Watching A Midsummer Night’s Dream on a Not-So-Dreamy Night

Watching A Midsummer Night’s Dream on a Not-So-Dreamy Night

Victoria College’s production of a Shakespeare classic

Korto Zambeli-Tardif STAFF WRITER


A Midsummer Night’s Dream is among Shakespeare’s most popular texts. Little wonder, then, that the Victoria College Drama Society (VCDS) chose this play for this season’s inaugural show on September 28. Abby Palmer’s production of A Midsummer Night’s Dream takes full advantage of the cast’s talents and the (literal) nature of the set, communicating that joy is the play’s central concern.

Three groups of characters are vital to the action of this Shakespearean comedy. Strictly following the text, we should begin in the ducal court of the Athenian hero Theseus and his captured fiancée Hippolyta, where the conflicts between four young lovers are displayed before the disapproving older generation. We are then introduced to the “mechanicals,” a dysfunctional group of entertainers preparing a performance of Pyramus and Thisbe for the duke and duchess’ wedding night. Third in the sequence comes the fairies inhabiting the woods near Athens. When the Fairy King, Oberon, devises a scheme to magically influence the affections of his queen, Titania, the quartet of lovers and the mechanicals become embroiled in a moonlit series of wacky hijinks as the fairies endeavour to secure a stable outcome for all four of the involved romantics.

Although Palmer reproduces all the dialogue of the play’s Elizabethan text, she is not afraid to introduce her own twists that give new life to Shakespeare’s opaque characters. Thus, when the performance begins at twilight on the lawn of Emmanuel College, we first meet the court of fairies as they sing acoustic covers of songs from the late 1960s. This reveals two unique creative decisions.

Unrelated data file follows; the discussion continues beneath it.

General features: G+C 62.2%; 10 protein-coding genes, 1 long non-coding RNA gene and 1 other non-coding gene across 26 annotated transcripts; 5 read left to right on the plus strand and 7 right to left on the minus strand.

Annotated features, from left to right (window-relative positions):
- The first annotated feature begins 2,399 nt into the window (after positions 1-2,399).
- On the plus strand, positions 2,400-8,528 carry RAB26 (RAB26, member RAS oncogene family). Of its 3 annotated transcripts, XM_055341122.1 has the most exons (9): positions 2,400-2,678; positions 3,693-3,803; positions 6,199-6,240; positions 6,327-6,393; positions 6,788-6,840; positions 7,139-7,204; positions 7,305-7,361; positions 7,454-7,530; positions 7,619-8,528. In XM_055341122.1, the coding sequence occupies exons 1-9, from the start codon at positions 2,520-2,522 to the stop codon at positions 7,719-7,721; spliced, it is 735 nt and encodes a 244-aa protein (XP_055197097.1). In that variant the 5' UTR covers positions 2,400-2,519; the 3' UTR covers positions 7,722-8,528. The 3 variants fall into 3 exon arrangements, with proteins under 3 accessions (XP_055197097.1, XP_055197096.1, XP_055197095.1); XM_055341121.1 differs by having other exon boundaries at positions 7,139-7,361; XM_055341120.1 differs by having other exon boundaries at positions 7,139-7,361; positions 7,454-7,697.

First, the wardrobes chosen for this production illustrates character. As in many productions of A Midsummer Night’s Dream, this show doubles the roles of Thesus and Oberon (Devon Wilton) as well as Hippolyta and Titania (Rachel Bannerman). The mortals are buttoned up in the square outfits of the post-war generation, while their more liberated fairy counterparts traipse around shoeless and flower-crowned. Meanwhile, the key role of Bottom (Victoria Watson Sepejak) is appropriately set apart from her fellow mechanicals by the extremely loud prints she wears, a costuming choice which reflects the character’s outspoken and verbose nature.

Secondly, the fairies interact with the rest of the action in more ways than are called for by Shakespeare’s text. Namely, characters like Oberon, Titania, and Puck (Nicole Eun-Ju Bell) use Emmanuel College’s existing flora as hiding spaces and “fairy bowers” from which they observe the mortals and address the audience. Special mention is merited by the multiple talents of Nam Nguyen, who portrays the minor fairies using hand puppets, emphasizes dramatic and comedic events with acoustic accompaniment from the back of the set all the while maintaining a string of ad-libbed quips in the role of the human Philostrate.

I lack space to explore the many ways in which the players make this production an interactive experience — I have not even addressed the natural and endearing way in which Mitchell Byrne inhabits Helena, here depicted as something of a gender non-conforming go-go girl — but it is safe to say that this cast could roll with the punches. The performance was accompanied by rain, which only intensified as the night went on. The audience was protected by tarps, but the cast soldiered on with nary a sneeze, a feat made even more impressive considering the sparse clothing of the fairies and the need for the production members to subtly deploy blankets and umbrellas for the many scenes in which characters are sleeping or reclining outdoors.

The VCDS has delivered a thoroughly delightful production of A Midsummer Night’s Dream. Yet for that very reason, I fear that the intended creative vision was not fully realized. In her director’s note, Palmer notes the tumultuous nature of the 1960s in North America and makes the link with the justifiable anger of youth-led movements today. Little of that is visible in this production which ultimately revels in joy and cooperation among the mechanicals, the fairies, and even among the crew itself as they scrambled to protect their castmates from the rain. Similarly, Bell’s Puck is sunny rather than dangerous. That said, this Dream is charming. We can only hope that the webmasters of the VCDS website will update their information so that we can be better informed about upcoming productions this season. If this show lacked in anything, it was advertisement.